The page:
You might have heard the Nexus 6 is sort of slow in many benchmarks. By default, it ships with an encrypted file system which while is secure and all, slows things way down.
Denver uses the ARMv8 architecture, which has native AES and SHA support as part of its instruction set. The Snapdragon 805, meanwhile, achieves its own hardware-level AES support using a proprietary cryptographic module developed by Qualcomm.
My strong suspicion is that these two solutions were not created equally. Qualcomm’s processor roadmap has struggled to make the leap to ARMv8-based chips at the high end of the market, with the company having shifted much of its current release schedule to push 64-bit mid-range and low-end chips in Asia and Europe. Though those chips are using the ARMv8 instruction set, their cores are based on standard ARM reference designs. Meanwhile, the top-tier Krait core still uses ARMv7, thus pushing Qualcomm into offering some form of hardware encrypt/decrypt while its next-gen 64-bit core is still in development.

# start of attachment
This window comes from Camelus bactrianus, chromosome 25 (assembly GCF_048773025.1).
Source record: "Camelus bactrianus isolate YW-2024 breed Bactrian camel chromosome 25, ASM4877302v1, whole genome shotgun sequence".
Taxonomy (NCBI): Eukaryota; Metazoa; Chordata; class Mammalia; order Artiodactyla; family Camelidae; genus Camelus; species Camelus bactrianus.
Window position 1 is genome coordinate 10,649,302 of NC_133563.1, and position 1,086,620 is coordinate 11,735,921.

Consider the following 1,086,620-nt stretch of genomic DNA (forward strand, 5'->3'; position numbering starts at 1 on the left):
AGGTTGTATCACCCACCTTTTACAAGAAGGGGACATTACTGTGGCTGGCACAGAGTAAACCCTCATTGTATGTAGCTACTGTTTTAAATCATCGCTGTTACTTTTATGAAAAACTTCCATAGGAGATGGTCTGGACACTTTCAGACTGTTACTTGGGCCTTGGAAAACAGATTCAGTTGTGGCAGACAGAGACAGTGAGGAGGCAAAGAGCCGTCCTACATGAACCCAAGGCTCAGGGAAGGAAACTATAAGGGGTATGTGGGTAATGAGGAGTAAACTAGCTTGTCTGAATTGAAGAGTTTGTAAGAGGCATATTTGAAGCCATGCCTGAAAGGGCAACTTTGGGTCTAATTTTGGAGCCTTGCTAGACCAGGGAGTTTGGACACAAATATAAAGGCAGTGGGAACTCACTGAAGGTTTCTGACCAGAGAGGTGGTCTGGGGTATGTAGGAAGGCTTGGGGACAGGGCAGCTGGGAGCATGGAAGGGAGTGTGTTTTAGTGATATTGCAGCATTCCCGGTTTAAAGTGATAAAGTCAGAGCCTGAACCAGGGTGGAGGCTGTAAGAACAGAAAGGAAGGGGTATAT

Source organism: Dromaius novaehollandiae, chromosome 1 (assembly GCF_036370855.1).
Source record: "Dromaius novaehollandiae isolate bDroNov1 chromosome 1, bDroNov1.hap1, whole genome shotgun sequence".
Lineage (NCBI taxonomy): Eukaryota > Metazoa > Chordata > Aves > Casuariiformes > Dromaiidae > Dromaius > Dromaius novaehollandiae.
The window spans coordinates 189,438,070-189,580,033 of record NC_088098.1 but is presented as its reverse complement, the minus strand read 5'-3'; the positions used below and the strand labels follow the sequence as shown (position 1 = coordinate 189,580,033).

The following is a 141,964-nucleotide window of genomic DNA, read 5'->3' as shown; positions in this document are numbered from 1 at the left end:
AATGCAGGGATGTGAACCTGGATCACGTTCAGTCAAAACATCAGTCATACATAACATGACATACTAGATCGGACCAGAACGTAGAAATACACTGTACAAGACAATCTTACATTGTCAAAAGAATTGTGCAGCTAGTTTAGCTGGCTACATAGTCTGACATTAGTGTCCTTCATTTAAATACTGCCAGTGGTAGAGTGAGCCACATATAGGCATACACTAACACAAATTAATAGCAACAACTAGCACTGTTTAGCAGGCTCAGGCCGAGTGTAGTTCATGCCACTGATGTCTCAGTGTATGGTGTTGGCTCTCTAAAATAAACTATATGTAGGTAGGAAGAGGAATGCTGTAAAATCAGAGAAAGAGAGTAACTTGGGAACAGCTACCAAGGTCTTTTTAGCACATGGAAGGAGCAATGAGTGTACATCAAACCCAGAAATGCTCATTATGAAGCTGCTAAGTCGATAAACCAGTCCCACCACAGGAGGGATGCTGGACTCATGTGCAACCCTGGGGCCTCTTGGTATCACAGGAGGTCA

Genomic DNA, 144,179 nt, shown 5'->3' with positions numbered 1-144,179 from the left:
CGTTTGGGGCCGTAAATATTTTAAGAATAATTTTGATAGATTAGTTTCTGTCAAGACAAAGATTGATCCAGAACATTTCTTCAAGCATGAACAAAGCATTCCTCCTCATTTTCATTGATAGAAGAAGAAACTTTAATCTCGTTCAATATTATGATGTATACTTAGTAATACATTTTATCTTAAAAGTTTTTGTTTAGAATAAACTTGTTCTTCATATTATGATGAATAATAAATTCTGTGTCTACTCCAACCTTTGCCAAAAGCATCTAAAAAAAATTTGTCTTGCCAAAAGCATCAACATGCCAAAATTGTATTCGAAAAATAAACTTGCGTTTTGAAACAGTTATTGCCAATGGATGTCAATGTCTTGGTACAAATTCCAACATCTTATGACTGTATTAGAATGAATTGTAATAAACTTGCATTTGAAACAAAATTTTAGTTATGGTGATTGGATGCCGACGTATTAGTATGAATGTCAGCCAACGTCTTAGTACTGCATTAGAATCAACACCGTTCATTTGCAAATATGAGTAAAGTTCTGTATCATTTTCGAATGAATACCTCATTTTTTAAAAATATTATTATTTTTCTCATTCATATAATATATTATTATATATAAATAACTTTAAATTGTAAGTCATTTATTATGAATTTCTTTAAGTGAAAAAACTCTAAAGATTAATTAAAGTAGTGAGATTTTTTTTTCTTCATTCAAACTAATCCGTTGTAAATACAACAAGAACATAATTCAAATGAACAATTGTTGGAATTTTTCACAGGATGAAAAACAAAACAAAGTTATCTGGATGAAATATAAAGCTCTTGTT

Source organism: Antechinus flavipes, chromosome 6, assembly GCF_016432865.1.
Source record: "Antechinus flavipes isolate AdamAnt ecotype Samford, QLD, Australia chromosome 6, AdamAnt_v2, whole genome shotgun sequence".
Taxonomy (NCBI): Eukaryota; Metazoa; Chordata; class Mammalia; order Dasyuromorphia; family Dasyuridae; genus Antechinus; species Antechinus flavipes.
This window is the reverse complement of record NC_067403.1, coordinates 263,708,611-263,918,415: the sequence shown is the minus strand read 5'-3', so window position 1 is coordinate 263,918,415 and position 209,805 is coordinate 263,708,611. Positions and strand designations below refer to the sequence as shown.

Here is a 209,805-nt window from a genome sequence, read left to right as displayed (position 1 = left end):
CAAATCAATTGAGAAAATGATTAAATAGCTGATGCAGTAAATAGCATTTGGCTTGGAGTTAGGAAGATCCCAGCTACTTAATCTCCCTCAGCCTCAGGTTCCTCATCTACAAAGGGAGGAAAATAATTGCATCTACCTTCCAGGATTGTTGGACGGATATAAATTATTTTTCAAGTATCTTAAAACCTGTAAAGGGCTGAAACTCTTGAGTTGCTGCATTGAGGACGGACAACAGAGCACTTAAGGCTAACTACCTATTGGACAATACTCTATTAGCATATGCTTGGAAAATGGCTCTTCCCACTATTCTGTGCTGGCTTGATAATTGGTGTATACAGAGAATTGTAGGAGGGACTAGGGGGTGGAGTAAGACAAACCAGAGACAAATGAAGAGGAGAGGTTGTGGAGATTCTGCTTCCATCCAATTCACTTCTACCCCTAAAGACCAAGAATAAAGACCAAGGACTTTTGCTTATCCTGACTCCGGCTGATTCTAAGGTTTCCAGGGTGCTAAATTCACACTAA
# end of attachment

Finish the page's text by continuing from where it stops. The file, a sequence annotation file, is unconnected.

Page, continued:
The behemoth of the mobile processor industry is to blame. Don’t worry, I’ll hold it against them for you.